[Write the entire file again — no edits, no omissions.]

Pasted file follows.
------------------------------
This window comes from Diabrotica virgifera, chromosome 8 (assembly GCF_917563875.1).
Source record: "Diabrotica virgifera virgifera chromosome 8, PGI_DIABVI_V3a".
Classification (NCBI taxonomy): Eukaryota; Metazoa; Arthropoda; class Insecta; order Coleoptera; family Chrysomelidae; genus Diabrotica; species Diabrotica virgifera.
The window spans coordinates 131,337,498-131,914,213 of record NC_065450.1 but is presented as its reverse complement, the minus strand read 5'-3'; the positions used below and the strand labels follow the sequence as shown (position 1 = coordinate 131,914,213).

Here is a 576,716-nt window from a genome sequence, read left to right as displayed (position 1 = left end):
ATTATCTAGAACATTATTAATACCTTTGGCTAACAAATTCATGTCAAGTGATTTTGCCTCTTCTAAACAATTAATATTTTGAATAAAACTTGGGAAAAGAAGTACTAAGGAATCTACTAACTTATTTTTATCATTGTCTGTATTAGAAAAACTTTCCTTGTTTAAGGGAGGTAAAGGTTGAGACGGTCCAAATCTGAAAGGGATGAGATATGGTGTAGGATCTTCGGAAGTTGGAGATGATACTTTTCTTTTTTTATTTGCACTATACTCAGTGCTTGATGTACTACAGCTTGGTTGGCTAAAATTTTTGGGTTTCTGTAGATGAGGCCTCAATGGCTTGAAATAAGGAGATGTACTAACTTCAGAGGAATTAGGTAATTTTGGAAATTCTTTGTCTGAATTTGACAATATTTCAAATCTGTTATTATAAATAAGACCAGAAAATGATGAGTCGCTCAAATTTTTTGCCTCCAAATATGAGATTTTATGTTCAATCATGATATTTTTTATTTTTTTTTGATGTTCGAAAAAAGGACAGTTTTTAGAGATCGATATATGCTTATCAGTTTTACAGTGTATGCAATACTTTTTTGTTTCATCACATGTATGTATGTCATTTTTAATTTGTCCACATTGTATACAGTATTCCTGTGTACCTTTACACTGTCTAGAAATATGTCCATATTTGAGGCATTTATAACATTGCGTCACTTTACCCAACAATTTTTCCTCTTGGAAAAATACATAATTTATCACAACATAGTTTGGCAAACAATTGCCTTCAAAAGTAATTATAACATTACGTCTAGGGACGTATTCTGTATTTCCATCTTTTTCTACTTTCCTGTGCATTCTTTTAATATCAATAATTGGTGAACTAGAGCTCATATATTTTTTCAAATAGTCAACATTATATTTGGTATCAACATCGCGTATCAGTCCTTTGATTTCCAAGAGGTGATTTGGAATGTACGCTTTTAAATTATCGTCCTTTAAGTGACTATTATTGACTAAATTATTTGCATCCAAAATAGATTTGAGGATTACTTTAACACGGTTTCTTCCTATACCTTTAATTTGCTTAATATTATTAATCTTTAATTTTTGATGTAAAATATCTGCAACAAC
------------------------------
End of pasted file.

This window comes from Diabrotica virgifera, chromosome 8 (assembly GCF_917563875.1).
Source record: "Diabrotica virgifera virgifera chromosome 8, PGI_DIABVI_V3a".
Classification (NCBI taxonomy): Eukaryota; Metazoa; Arthropoda; class Insecta; order Coleoptera; family Chrysomelidae; genus Diabrotica; species Diabrotica virgifera.
The window spans coordinates 131,337,498-131,914,213 of record NC_065450.1 but is presented as its reverse complement, the minus strand read 5'-3'; the positions used below and the strand labels follow the sequence as shown (position 1 = coordinate 131,914,213).

Here is a 576,716-nt window from a genome sequence, read left to right as displayed (position 1 = left end):
ATTATCTAGAACATTATTAATACCTTTGGCTAACAAATTCATGTCAAGTGATTTTGCCTCTTCTAAACAATTAATATTTTGAATAAAACTTGGGAAAAGAAGTACTAAGGAATCTACTAACTTATTTTTATCATTGTCTGTATTAGAAAAACTTTCCTTGTTTAAGGGAGGTAAAGGTTGAGACGGTCCAAATCTGAAAGGGATGAGATATGGTGTAGGATCTTCGGAAGTTGGAGATGATACTTTTCTTTTTTTATTTGCACTATACTCAGTGCTTGATGTACTACAGCTTGGTTGGCTAAAATTTTTGGGTTTCTGTAGATGAGGCCTCAATGGCTTGAAATAAGGAGATGTACTAACTTCAGAGGAATTAGGTAATTTTGGAAATTCTTTGTCTGAATTTGACAATATTTCAAATCTGTTATTATAAATAAGACCAGAAAATGATGAGTCGCTCAAATTTTTTGCCTCCAAATATGAGATTTTATGTTCAATCATGATATTTTTTATTTTTTTTTGATGTTCGAAAAAAGGACAGTTTTTAGAGATCGATATATGCTTATCAGTTTTACAGTGTATGCAATACTTTTTTGTTTCATCACATGTATGTATGTCATTTTTAATTTGTCCACATTGTATACAGTATTCCTGTGTACCTTTACACTGTCTAGAAATATGTCCATATTTGAGGCATTTATAACATTGCGTCACTTTACCCAACAATTTTTCCTCTTGGAAAAATACATAATTTATCACAACATAGTTTGGCAAACAATTGCCTTCAAAAGTAATTATAACATTACGTCTAGGGACGTATTCTGTATTTCCATCTTTTTCTACTTTCCTGTGCATTCTTTTAATATCAATAATTGGTGAACTAGAGCTCATATATTTTTTCAAATAGTCAACATTATATTTGGTATCAACATCGCGTATCAGTCCTTTGATTTCCAAGAGGTGATTTGGAATGTACGCTTTTAAATTATCGTCCTTTAAGTGACTATTATTGACTAAATTATTTGCATCCAAAATAGATTTGAGGATTACTTTAACACGGTTTCTTCCTATACCTTTAATTTGCTTAATATTATTAATCTTTAATTTTTGATGTAAAATATCTGCAACAAC